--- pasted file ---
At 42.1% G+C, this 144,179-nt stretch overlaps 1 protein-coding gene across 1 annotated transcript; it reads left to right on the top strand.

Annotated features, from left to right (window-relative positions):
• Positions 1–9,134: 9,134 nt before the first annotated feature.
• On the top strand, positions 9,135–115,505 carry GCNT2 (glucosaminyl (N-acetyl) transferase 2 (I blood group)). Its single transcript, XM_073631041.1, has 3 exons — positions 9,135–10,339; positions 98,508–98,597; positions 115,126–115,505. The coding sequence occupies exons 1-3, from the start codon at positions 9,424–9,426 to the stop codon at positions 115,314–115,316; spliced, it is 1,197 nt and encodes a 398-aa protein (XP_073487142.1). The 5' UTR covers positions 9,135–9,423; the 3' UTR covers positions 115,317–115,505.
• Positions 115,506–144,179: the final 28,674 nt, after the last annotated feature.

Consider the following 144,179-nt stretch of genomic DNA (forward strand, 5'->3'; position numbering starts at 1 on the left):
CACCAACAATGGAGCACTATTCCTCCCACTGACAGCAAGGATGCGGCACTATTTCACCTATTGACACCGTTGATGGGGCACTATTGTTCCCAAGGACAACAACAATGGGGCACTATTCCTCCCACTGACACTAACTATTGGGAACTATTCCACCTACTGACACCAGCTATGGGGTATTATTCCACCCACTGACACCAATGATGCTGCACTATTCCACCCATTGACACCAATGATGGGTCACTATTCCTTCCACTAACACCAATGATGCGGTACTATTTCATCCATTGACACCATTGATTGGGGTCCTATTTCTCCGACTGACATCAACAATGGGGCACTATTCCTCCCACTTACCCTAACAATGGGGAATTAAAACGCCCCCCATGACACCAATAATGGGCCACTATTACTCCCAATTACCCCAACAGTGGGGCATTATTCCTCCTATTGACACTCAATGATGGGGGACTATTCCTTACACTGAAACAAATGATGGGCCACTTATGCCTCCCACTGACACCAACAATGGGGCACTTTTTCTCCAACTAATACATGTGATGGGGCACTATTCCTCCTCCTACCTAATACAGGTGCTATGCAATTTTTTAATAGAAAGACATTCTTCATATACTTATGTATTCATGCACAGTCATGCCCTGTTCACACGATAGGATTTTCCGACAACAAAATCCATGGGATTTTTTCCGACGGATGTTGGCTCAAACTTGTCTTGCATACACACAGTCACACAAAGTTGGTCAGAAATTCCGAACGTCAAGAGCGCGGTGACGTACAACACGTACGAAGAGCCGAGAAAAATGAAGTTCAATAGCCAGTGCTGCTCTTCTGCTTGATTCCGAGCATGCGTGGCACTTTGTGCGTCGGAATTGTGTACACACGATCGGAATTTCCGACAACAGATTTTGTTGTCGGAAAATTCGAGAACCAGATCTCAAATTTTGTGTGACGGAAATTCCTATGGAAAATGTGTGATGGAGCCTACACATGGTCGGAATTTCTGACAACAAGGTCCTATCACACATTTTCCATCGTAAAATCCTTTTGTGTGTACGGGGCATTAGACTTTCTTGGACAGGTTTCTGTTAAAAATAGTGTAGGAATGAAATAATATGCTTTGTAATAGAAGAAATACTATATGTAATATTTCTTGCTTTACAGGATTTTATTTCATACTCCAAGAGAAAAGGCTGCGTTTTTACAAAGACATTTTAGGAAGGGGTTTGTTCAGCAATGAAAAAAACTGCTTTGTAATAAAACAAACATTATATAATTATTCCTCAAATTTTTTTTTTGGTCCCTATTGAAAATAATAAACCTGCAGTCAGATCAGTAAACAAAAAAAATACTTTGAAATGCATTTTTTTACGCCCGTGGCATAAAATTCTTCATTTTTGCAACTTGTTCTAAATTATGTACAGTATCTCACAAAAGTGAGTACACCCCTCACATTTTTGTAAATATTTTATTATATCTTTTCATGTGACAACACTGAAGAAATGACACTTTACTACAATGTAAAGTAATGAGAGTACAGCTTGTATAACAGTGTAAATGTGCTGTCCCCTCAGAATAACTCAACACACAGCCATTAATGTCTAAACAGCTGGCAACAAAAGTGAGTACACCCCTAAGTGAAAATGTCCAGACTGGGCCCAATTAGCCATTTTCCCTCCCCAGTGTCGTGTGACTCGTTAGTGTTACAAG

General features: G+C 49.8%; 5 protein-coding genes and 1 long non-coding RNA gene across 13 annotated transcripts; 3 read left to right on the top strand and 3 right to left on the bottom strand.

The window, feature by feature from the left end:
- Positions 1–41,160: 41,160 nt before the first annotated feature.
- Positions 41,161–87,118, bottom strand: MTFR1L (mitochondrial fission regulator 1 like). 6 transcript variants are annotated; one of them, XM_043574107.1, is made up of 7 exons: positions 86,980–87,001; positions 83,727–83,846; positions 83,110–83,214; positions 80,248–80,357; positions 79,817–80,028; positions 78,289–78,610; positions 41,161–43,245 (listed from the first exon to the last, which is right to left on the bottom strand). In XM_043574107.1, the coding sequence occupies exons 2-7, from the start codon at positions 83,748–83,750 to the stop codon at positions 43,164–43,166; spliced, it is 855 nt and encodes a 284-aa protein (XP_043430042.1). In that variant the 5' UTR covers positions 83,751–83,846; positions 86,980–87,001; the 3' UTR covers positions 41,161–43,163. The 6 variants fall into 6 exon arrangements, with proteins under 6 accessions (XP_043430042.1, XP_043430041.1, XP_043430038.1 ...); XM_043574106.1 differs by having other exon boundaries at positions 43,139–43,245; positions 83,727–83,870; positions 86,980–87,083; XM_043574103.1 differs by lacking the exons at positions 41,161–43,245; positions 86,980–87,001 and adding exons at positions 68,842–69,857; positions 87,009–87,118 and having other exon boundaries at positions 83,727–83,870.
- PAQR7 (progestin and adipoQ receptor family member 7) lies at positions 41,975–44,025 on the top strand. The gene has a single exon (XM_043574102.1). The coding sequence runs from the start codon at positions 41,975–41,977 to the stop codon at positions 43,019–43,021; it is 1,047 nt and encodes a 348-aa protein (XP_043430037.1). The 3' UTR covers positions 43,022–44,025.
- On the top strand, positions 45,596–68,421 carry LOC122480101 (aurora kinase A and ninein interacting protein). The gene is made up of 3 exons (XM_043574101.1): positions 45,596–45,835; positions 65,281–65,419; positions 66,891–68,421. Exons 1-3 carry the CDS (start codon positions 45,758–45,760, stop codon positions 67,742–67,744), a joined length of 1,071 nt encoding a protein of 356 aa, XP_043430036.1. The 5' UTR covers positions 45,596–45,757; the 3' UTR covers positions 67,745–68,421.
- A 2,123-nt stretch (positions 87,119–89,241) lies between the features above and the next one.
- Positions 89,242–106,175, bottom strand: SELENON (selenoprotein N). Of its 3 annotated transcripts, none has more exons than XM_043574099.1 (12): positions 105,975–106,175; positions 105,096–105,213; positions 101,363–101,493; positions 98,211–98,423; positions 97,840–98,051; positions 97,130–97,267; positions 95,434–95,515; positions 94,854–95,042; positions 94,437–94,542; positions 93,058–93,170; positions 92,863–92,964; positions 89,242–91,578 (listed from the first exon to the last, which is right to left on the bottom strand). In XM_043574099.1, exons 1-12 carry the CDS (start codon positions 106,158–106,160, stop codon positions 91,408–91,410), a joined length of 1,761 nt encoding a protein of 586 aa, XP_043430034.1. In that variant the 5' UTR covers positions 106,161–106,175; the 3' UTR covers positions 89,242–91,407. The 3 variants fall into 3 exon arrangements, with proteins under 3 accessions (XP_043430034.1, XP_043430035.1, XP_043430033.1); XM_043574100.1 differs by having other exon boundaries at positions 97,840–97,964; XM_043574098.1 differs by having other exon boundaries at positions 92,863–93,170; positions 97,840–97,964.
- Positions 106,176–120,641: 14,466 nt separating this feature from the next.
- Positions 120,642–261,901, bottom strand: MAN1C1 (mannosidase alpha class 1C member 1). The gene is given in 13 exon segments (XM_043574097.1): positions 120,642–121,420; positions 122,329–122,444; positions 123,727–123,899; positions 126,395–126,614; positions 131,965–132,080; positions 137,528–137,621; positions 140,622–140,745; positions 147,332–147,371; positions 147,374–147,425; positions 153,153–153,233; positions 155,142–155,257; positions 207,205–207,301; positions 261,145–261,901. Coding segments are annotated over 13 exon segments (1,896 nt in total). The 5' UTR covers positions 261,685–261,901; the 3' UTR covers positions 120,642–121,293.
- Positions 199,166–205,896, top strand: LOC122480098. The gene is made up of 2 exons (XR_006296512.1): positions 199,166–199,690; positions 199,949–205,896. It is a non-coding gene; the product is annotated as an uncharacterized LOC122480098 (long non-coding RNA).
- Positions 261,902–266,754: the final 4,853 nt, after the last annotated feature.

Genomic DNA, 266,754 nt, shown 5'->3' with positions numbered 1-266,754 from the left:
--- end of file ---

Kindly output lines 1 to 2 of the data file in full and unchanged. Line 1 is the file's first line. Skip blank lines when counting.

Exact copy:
At 42.1% G+C, this 144,179-nt stretch overlaps 1 protein-coding gene across 1 annotated transcript; it reads left to right on the top strand.

Annotated features, from left to right (window-relative positions):